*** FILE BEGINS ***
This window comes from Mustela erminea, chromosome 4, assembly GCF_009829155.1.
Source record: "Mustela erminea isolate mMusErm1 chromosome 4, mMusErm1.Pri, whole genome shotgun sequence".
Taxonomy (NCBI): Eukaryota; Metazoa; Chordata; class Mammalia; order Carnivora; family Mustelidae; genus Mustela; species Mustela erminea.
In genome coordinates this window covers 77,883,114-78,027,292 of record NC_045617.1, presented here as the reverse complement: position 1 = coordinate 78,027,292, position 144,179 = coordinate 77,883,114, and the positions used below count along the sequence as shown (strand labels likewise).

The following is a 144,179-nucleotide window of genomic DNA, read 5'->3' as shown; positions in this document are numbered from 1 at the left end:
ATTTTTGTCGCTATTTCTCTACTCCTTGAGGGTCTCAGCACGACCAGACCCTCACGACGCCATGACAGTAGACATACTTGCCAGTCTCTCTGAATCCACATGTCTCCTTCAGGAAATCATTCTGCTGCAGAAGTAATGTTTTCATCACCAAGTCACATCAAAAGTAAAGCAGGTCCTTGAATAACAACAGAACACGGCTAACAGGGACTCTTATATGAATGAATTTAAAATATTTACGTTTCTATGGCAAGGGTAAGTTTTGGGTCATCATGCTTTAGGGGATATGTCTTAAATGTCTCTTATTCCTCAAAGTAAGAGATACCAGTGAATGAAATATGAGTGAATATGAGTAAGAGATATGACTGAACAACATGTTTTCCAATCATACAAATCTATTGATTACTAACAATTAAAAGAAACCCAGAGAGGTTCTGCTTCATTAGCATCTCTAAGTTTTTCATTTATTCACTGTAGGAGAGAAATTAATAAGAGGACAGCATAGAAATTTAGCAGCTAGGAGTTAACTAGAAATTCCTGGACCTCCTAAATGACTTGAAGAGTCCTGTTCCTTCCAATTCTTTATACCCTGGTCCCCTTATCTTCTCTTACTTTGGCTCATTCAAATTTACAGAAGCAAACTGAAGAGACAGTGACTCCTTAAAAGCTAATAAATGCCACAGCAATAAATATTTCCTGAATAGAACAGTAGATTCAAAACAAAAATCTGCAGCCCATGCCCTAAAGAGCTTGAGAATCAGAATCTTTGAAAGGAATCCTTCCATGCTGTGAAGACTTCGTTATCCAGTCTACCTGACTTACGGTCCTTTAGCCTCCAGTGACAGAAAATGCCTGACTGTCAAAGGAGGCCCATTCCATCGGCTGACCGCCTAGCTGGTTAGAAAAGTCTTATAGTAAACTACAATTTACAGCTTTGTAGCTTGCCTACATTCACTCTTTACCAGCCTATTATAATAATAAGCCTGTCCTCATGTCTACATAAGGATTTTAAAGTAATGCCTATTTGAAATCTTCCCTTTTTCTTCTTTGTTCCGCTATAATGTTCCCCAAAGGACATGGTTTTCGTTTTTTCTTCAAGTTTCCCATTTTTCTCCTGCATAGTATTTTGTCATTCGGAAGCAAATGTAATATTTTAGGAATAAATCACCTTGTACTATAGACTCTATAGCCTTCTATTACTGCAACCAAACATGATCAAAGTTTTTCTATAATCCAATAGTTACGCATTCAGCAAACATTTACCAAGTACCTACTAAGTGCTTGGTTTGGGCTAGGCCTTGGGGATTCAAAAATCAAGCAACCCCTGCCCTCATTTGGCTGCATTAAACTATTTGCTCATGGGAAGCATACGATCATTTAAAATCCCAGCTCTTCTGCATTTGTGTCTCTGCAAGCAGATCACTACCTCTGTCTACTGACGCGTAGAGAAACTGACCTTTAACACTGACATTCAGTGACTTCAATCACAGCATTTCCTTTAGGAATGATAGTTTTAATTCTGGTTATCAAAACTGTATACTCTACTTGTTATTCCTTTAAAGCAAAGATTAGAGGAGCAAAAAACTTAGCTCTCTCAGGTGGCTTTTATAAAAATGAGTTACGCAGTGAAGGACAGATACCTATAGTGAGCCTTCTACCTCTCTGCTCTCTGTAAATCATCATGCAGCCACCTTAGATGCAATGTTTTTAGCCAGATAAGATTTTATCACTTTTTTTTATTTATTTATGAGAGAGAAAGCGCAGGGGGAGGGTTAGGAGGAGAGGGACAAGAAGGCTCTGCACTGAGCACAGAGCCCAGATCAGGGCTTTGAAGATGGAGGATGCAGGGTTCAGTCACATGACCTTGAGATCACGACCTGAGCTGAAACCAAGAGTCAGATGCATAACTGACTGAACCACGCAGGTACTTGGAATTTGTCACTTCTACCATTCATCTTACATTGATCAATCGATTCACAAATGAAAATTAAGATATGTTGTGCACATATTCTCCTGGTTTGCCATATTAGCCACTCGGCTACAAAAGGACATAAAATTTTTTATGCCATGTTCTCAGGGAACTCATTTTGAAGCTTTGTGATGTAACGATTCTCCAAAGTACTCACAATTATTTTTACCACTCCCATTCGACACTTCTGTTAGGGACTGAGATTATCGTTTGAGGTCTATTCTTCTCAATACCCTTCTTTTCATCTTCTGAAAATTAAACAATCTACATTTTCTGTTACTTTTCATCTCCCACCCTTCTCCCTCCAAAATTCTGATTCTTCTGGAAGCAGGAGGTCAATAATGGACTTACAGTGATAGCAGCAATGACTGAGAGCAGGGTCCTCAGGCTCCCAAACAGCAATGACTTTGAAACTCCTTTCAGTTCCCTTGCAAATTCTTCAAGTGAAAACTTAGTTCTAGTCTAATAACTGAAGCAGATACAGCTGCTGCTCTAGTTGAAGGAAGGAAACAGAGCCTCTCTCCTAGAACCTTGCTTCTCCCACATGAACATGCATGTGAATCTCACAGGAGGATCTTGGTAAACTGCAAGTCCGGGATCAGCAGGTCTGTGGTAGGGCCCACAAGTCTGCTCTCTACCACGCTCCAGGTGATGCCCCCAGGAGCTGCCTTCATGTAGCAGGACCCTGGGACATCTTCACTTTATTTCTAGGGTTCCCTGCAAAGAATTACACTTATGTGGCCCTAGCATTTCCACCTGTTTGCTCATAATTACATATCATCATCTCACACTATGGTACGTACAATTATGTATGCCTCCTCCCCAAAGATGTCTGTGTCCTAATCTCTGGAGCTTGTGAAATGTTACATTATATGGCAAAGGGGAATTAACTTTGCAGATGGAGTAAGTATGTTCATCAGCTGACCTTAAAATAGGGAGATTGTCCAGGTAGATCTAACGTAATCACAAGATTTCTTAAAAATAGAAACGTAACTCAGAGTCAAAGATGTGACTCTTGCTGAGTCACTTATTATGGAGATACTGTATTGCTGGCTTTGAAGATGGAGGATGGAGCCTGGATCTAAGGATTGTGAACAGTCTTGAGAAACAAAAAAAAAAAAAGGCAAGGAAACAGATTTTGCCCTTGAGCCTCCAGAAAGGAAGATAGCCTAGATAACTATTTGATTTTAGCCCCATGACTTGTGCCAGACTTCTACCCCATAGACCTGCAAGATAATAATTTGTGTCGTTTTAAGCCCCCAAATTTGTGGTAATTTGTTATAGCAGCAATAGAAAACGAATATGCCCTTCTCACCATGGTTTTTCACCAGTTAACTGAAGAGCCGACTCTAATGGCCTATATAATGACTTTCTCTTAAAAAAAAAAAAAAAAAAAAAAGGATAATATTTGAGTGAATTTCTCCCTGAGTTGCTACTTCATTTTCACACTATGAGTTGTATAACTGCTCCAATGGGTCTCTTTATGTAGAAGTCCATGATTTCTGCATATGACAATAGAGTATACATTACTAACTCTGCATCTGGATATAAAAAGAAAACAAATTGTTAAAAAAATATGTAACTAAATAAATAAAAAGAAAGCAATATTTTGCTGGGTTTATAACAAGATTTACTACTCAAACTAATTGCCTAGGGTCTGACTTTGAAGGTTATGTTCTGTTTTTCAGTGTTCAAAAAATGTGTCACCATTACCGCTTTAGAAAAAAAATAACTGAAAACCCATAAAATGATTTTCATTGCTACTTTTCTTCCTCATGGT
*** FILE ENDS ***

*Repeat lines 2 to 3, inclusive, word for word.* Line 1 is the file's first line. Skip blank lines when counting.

Source record: "Mustela erminea isolate mMusErm1 chromosome 4, mMusErm1.Pri, whole genome shotgun sequence".
Taxonomy (NCBI): Eukaryota; Metazoa; Chordata; class Mammalia; order Carnivora; family Mustelidae; genus Mustela; species Mustela erminea.